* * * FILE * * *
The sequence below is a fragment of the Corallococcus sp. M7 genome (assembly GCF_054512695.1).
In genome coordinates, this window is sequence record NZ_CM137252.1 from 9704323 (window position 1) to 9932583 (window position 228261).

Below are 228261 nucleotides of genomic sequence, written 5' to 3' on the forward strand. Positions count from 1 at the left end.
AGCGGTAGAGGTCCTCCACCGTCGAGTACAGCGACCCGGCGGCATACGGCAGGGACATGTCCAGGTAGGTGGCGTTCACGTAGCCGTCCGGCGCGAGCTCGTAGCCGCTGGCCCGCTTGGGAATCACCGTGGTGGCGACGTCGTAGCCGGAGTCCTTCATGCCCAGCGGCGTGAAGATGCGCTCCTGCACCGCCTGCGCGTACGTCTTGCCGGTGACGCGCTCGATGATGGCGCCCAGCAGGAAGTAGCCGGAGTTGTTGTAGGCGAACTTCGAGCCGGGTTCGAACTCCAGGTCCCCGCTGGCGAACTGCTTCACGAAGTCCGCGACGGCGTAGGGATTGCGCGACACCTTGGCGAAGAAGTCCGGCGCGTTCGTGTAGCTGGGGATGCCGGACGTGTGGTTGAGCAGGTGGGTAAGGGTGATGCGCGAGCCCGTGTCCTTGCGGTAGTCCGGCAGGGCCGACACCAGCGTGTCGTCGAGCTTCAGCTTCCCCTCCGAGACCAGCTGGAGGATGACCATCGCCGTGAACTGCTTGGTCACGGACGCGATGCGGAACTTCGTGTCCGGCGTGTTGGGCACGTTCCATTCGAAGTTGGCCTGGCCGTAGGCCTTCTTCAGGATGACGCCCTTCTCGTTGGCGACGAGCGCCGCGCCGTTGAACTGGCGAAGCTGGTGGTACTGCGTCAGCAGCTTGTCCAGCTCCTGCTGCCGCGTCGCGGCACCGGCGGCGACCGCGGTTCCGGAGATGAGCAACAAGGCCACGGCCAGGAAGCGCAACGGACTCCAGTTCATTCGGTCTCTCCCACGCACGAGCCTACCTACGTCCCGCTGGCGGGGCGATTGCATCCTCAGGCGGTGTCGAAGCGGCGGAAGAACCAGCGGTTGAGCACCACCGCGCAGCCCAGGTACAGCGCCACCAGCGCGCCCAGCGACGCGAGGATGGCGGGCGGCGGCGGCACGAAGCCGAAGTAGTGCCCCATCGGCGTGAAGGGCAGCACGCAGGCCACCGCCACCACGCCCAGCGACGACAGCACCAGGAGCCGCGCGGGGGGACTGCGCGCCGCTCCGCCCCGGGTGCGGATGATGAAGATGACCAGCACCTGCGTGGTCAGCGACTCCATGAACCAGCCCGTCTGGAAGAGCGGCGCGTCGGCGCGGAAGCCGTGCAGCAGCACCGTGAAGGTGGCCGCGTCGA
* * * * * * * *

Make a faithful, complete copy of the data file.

The sequence below is a fragment of the Corallococcus sp. M7 genome (assembly GCF_054512695.1).
In genome coordinates, this window is sequence record NZ_CM137252.1 from 9704323 (window position 1) to 9932583 (window position 228261).

Below are 228261 nucleotides of genomic sequence, written 5' to 3' on the forward strand. Positions count from 1 at the left end.
AGCGGTAGAGGTCCTCCACCGTCGAGTACAGCGACCCGGCGGCATACGGCAGGGACATGTCCAGGTAGGTGGCGTTCACGTAGCCGTCCGGCGCGAGCTCGTAGCCGCTGGCCCGCTTGGGAATCACCGTGGTGGCGACGTCGTAGCCGGAGTCCTTCATGCCCAGCGGCGTGAAGATGCGCTCCTGCACCGCCTGCGCGTACGTCTTGCCGGTGACGCGCTCGATGATGGCGCCCAGCAGGAAGTAGCCGGAGTTGTTGTAGGCGAACTTCGAGCCGGGTTCGAACTCCAGGTCCCCGCTGGCGAACTGCTTCACGAAGTCCGCGACGGCGTAGGGATTGCGCGACACCTTGGCGAAGAAGTCCGGCGCGTTCGTGTAGCTGGGGATGCCGGACGTGTGGTTGAGCAGGTGGGTAAGGGTGATGCGCGAGCCCGTGTCCTTGCGGTAGTCCGGCAGGGCCGACACCAGCGTGTCGTCGAGCTTCAGCTTCCCCTCCGAGACCAGCTGGAGGATGACCATCGCCGTGAACTGCTTGGTCACGGACGCGATGCGGAACTTCGTGTCCGGCGTGTTGGGCACGTTCCATTCGAAGTTGGCCTGGCCGTAGGCCTTCTTCAGGATGACGCCCTTCTCGTTGGCGACGAGCGCCGCGCCGTTGAACTGGCGAAGCTGGTGGTACTGCGTCAGCAGCTTGTCCAGCTCCTGCTGCCGCGTCGCGGCACCGGCGGCGACCGCGGTTCCGGAGATGAGCAACAAGGCCACGGCCAGGAAGCGCAACGGACTCCAGTTCATTCGGTCTCTCCCACGCACGAGCCTACCTACGTCCCGCTGGCGGGGCGATTGCATCCTCAGGCGGTGTCGAAGCGGCGGAAGAACCAGCGGTTGAGCACCACCGCGCAGCCCAGGTACAGCGCCACCAGCGCGCCCAGCGACGCGAGGATGGCGGGCGGCGGCGGCACGAAGCCGAAGTAGTGCCCCATCGGCGTGAAGGGCAGCACGCAGGCCACCGCCACCACGCCCAGCGACGACAGCACCAGGAGCCGCGCGGGGGGACTGCGCGCCGCTCCGCCCCGGGTGCGGATGATGAAGATGACCAGCACCTGCGTGGTCAGCGACTCCATGAACCAGCCCGTCTGGAAGAGCGGCGCGTCGGCGCGGAAGCCGTGCAGCAGCACCGTGAAGGTGGCCGCGTCGA